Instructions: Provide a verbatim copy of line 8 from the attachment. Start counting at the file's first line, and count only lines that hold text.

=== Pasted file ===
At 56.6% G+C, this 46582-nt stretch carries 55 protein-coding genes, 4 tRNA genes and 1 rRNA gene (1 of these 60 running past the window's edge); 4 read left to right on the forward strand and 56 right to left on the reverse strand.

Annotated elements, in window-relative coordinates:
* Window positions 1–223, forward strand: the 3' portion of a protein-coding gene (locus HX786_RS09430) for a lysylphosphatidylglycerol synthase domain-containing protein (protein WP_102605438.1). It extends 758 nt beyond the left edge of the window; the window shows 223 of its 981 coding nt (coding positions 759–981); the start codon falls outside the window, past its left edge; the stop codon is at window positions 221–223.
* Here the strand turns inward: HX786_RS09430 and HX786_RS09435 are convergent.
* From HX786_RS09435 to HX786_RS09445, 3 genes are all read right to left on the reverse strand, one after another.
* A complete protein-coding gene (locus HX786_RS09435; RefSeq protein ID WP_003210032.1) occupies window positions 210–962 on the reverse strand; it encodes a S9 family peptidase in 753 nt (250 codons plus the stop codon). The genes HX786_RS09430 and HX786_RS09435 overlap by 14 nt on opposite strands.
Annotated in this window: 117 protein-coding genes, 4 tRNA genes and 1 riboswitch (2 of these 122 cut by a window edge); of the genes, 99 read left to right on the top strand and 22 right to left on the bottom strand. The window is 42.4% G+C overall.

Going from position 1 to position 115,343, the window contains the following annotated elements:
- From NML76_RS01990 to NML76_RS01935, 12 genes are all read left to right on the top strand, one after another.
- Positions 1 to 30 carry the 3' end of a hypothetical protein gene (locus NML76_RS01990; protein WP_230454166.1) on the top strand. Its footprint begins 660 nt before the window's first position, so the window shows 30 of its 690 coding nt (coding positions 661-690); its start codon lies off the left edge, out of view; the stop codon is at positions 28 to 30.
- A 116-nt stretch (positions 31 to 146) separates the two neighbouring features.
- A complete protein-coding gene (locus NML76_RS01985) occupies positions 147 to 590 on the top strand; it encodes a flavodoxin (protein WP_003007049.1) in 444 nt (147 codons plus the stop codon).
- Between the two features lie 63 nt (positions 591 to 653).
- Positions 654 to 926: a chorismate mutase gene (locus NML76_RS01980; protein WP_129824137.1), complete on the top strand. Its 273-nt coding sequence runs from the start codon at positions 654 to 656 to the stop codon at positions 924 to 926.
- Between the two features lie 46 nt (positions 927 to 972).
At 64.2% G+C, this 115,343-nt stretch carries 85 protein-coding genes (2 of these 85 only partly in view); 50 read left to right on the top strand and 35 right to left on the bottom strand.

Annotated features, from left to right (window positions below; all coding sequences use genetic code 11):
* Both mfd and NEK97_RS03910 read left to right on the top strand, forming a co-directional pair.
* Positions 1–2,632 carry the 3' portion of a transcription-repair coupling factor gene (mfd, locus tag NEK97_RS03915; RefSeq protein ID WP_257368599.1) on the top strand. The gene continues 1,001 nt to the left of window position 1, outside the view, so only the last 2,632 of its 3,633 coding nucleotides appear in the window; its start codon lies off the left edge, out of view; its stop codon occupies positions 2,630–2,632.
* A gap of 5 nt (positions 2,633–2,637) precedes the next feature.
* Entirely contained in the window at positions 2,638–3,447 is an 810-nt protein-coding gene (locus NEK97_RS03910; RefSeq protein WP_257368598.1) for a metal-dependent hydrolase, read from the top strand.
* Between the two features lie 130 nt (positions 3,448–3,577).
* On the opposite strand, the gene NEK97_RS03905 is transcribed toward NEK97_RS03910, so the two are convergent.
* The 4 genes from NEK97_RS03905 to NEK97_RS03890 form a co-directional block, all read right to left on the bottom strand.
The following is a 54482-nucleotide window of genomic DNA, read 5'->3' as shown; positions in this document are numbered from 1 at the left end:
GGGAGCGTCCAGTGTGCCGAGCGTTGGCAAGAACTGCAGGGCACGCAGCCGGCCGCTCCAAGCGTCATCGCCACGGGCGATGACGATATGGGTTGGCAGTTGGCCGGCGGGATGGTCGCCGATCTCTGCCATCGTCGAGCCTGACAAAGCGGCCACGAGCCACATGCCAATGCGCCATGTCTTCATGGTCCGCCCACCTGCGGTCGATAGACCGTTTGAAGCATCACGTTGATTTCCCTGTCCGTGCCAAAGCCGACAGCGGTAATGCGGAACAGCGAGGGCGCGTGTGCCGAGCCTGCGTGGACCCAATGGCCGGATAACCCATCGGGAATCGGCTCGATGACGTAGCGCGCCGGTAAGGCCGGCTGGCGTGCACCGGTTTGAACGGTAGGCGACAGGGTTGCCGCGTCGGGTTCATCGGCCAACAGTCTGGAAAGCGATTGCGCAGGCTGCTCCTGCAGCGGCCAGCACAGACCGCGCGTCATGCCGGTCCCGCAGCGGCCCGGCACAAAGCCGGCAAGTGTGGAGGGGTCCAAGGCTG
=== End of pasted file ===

Going from position 1 to position 115,343, the window contains the following annotated elements: